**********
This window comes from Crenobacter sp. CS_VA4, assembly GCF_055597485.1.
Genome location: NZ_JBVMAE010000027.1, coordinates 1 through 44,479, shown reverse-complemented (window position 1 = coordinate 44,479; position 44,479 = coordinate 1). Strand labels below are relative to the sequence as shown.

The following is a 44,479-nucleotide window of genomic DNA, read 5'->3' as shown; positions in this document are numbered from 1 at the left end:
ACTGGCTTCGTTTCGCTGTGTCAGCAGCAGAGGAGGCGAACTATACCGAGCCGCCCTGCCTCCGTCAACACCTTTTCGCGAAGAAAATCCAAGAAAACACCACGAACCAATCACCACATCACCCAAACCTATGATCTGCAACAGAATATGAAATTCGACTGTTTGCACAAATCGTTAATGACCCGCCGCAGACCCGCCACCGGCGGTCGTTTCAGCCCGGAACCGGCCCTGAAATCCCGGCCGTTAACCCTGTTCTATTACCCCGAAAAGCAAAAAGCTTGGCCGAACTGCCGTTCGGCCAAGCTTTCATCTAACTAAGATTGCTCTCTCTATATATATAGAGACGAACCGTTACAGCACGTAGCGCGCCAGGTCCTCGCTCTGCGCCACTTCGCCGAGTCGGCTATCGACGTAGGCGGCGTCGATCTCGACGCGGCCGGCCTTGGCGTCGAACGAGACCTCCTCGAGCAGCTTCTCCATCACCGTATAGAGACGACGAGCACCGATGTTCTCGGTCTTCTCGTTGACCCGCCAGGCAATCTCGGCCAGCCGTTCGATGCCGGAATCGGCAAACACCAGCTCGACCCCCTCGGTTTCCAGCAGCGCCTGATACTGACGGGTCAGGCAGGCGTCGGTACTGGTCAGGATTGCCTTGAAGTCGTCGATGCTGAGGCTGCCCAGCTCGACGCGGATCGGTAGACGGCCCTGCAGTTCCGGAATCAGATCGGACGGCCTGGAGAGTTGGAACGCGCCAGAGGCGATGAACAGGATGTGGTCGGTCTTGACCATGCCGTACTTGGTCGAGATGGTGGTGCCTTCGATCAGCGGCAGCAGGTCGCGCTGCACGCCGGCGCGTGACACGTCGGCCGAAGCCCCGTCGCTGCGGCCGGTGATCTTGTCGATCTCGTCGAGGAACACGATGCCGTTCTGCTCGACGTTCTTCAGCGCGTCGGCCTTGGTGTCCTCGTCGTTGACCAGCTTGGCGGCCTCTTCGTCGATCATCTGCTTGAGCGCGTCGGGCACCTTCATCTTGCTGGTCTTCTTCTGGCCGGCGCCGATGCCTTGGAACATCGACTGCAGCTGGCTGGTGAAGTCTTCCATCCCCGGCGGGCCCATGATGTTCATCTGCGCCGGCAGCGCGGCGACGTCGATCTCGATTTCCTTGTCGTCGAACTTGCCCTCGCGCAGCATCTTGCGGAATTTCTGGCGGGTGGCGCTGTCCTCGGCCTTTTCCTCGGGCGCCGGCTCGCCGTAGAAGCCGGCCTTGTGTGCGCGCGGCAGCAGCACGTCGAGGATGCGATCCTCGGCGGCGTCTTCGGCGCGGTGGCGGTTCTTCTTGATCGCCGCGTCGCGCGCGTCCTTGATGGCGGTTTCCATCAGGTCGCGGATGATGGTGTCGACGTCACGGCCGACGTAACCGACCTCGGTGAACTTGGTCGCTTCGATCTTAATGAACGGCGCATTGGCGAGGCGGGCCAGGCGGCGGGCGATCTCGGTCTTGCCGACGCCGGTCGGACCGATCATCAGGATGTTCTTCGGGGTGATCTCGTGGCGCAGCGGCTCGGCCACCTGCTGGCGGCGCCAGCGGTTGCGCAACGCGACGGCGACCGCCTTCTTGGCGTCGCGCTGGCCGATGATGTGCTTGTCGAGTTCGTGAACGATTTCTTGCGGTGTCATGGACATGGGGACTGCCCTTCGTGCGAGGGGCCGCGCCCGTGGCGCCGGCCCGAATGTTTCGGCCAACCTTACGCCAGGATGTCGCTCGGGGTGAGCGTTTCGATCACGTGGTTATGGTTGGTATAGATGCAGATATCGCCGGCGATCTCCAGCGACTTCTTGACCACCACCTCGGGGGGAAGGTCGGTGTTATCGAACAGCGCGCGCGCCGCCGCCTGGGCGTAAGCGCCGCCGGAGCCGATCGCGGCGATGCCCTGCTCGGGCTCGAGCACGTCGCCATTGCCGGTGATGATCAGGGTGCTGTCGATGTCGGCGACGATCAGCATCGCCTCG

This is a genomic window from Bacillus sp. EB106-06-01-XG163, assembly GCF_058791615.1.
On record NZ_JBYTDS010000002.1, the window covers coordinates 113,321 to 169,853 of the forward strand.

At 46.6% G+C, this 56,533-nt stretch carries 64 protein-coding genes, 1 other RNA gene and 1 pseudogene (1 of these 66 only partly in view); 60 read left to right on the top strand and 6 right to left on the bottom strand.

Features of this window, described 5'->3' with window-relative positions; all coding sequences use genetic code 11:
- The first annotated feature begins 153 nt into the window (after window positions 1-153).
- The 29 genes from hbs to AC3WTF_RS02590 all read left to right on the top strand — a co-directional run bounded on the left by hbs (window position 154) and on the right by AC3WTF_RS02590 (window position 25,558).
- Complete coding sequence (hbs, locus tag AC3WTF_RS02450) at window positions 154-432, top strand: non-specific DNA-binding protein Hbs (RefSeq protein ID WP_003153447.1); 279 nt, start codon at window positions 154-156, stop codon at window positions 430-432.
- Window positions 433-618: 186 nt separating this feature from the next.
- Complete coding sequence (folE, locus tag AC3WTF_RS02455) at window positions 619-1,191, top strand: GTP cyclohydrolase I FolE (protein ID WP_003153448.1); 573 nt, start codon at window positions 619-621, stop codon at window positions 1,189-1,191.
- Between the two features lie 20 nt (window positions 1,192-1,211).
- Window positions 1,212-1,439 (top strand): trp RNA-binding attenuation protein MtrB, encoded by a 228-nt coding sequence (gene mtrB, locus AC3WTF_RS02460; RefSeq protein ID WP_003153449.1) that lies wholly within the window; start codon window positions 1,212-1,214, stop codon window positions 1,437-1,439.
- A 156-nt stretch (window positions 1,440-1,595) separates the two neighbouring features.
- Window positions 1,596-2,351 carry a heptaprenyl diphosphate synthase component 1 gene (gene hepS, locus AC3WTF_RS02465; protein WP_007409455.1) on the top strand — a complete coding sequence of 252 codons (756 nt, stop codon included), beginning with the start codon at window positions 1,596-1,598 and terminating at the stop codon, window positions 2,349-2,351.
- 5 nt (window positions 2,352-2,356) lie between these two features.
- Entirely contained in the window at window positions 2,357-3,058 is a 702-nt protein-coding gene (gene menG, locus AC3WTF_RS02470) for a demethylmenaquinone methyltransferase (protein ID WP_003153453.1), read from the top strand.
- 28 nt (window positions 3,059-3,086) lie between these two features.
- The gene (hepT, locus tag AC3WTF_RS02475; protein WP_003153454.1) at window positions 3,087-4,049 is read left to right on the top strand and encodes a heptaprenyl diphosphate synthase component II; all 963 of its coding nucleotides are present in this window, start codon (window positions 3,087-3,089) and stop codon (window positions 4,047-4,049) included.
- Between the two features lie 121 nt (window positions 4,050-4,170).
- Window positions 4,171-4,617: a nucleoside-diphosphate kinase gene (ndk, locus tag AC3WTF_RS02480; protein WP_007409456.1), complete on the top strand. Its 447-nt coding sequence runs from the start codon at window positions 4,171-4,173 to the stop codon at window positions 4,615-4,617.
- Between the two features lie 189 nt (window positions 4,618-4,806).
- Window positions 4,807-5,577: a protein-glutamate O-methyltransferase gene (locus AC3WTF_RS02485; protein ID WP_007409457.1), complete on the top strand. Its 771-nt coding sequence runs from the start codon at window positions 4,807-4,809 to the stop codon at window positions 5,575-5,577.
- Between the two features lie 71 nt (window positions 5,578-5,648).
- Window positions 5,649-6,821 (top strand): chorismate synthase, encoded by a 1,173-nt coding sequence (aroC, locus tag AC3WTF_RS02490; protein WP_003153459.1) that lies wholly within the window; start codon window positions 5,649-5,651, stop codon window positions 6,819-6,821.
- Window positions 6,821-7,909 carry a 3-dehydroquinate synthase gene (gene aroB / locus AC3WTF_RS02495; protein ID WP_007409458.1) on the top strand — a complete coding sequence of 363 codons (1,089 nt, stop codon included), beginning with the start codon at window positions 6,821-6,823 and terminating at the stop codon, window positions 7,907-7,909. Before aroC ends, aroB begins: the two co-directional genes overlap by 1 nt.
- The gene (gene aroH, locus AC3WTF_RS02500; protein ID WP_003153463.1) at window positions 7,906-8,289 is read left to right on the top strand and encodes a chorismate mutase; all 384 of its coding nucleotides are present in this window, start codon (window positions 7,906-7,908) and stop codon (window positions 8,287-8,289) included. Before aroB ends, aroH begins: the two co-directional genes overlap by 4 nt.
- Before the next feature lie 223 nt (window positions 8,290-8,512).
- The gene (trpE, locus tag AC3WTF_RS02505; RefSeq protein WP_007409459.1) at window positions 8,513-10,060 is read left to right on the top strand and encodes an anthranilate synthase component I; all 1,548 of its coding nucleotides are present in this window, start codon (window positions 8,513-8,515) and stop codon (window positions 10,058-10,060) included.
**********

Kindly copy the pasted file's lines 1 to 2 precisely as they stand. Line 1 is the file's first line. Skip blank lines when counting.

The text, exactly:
This window comes from Crenobacter sp. CS_VA4, assembly GCF_055597485.1.
Genome location: NZ_JBVMAE010000027.1, coordinates 1 through 44,479, shown reverse-complemented (window position 1 = coordinate 44,479; position 44,479 = coordinate 1). Strand labels below are relative to the sequence as shown.